On Wednesday, Daniel rolled out a novel mindset that might allow even the bitterest of Canucks fans to cheer for the Abbotsford Heat while still thumbing his nose at the Northwest Division rival Calgary Flames. The worse the Flames are, the better the Heat will be, Daniel espoused.
But there are other reasons for Canuck fans to take in Abbotsford contests besides Schadenfreude from concentrate. As strange as it sounds for a game that features 50% future Flames, a trip to the city in the country might also yield a glimpse into the future of the Vancouver Canucks, and I’m not just talking about when the Chicago Wolves come to visit.
For example: the Toronto Marlies are in Abbotsford this Thursday and Friday, and if the rumours surrounding Roberto Luongo’s future are to be believed, then at least one or two players currently suiting up for the Marlies — Toronto’s best professional sports team, by the way — should become Vancouver property shortly after the lockout ends.Continue Reading —›
Here’s yet another reason that the NHL lockout needs to end right the heck now: the labour stoppage has robbed us of the glorious ending to the Roberto Luongo saga. It’s completely unfair and borderline torture to be left hanging in this way, like AMC making Breaking Bad fans wait a full year for the second half of season 5.
But, like that Youtube guy that perfectly predicted the season 4 finale, Sportsnet’s John Shannon claims to have figured out how this whole ordeal ends. On Wednesday, in a televised discussion with Nick Kypreos, Shannon said that the Canucks had a Luongo deal in place with the Toronto Maple Leafs, and the only thing holding up the deal is that, thanks to the lockout, Luongo doesn’t currently play for them.
Supposing the NHL’s current proposal is accepted and the season begins next month, Shannon had the following to say: “‘Roberto Luongo is staying in Canada, and will be a Toronto Maple Leaf by November 2nd.”Continue Reading —›
Saturday’s game against the Toronto Maple Leafs was thoroughly entertaining, complete with stupendous saves, wizardous passes, sick snipes, and gorgeous individual efforts, but it was not without controversy. After exchanging goals in the first 4 minutes, both teams seemed to pot their second goals of the game, only to have both of them immediately disallowed.
Predictably, Canucks fans were upset that Keith Ballard’s goal was disallowed and Toronto fans were upset that Phil Kessel’s goal was disallowed. While this is not an unexpected reaction, both groups of fans seemed to have a case.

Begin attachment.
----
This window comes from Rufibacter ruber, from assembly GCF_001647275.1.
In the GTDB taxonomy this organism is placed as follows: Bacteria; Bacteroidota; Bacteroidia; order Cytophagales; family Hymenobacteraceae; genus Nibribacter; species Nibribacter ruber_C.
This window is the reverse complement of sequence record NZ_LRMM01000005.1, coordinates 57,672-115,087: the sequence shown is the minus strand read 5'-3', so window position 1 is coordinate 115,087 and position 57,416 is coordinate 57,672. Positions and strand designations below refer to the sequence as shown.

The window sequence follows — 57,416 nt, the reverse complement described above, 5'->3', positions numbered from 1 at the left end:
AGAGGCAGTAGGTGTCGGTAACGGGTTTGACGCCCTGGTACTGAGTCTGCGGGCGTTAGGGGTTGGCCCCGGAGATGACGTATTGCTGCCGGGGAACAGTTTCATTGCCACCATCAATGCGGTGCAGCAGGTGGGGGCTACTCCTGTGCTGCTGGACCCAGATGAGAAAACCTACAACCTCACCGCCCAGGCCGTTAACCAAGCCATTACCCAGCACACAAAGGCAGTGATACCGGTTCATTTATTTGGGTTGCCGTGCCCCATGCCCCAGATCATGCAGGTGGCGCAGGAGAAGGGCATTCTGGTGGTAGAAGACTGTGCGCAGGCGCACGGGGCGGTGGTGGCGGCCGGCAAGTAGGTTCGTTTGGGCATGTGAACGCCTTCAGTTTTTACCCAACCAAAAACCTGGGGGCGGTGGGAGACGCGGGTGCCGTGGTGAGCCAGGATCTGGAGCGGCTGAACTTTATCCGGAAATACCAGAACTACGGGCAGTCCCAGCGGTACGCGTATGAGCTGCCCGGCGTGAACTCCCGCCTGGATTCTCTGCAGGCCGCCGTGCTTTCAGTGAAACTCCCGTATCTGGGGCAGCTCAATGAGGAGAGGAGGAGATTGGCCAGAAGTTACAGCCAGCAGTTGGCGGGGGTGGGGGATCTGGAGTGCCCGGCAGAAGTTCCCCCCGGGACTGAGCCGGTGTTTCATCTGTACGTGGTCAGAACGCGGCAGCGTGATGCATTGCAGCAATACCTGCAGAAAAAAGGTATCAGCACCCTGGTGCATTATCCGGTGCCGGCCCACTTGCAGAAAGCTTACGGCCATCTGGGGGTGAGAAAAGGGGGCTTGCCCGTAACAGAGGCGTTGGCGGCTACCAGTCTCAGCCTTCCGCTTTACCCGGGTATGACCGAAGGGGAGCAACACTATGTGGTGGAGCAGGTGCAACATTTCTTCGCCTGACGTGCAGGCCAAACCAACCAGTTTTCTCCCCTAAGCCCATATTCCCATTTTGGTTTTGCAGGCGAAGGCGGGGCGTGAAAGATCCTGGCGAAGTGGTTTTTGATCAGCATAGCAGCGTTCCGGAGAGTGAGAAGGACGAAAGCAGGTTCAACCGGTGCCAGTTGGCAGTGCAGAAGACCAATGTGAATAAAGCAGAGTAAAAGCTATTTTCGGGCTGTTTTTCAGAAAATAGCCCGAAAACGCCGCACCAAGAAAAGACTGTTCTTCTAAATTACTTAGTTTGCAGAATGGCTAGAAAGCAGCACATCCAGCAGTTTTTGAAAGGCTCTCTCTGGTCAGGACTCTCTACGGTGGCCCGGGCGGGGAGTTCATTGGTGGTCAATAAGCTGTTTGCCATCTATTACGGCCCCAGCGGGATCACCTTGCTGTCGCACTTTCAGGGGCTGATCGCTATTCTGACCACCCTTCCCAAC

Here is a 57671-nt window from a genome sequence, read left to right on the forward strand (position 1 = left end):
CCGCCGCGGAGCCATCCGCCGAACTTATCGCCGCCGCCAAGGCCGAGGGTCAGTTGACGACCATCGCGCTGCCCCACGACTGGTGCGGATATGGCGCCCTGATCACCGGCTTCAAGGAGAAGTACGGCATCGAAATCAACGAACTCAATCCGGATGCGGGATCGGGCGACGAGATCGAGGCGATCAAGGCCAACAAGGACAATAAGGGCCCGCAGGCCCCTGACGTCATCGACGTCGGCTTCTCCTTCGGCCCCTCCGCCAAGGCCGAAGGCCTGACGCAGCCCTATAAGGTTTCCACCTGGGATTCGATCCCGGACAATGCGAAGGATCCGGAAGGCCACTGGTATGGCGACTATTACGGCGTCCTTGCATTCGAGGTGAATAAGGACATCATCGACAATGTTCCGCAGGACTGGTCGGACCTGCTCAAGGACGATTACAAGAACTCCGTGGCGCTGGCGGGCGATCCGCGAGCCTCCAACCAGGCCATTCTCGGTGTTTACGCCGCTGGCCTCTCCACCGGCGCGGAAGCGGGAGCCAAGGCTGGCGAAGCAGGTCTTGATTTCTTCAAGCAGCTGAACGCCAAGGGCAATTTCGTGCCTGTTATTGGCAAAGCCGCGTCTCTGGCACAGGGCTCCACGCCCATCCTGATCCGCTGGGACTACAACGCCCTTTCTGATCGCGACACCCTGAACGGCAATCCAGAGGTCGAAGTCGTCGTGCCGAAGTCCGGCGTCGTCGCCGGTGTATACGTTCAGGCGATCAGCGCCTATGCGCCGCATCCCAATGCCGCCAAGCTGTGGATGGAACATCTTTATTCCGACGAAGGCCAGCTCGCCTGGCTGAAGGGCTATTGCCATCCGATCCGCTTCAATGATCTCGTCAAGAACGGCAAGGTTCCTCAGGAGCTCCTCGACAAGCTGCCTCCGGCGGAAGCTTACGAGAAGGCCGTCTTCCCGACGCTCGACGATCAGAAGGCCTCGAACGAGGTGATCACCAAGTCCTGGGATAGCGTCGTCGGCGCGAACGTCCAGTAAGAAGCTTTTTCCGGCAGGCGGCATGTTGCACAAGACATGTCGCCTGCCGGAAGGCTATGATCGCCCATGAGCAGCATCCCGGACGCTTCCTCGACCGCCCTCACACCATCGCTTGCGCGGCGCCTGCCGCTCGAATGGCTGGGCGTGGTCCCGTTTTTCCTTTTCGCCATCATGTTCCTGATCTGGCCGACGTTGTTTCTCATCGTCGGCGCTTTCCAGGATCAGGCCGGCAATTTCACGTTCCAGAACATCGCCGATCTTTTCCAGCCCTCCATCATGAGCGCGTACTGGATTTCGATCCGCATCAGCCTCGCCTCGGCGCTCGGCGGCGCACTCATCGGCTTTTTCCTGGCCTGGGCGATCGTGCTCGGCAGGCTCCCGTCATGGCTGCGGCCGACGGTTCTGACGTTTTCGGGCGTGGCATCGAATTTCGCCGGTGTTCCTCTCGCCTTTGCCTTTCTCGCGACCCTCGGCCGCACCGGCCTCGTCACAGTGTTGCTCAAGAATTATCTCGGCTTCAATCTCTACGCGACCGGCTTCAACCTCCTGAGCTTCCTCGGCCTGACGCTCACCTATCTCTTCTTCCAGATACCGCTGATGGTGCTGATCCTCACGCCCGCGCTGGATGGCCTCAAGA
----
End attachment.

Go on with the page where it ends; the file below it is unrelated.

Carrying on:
Ballard’s goal was disallowed because Ryan Kesler was ruled to have interfered with goaltender Jonas Gustavsson, preventing him from making the save. It appeared, however, that the contact was initiated by Gustavsson while Kesler was outside the crease and some even argued that the puck went in prior to the contact.
As for Kessel’s goal, it was disallowed because the net was dislodged. It was dislodged by Dan Hamhuis, however, and the NHL rulebook says that if a defending player dislodges the net, the goal should be allowed.
It seems that I’m going to have to be the one with the unpopular opinion that the referees actually got both calls right.Continue Reading —›
Vancouver fans may not see the Toronto Maple Leafs that often, but it was still a very familiar squad the Canucks beat Saturday. Consider the following: this was a team built by Brian Burke. Offensively, they were dangerous. Defensively, they were abysmal. They had a backup netminder in goal.
And, most tellingly, they came in boasting a juggernaut first line which featured a mediocre centre and two high-scoring wingers — one a sniper with arguably the league’s best wrist shot, the other a power forward type. This line scored three times and yet finished a combined minus-6. Sound familiar? It should. Saturday night, the Vancouver Canucks beat the West Coast Express era Vancouver Canucks. And I watched this game.Continue Reading —›
I was watching the 2005 NFL draft (I know it may sound crazy but I like watching drafts, especially the NFL and the NBA) and I remember this particular draft focussed on two quarterbacks, Alex Smith and Aaron Rodgers, and which would be selected first overall. The San Francisco 49ers had the pick and they [...]Continue Reading —›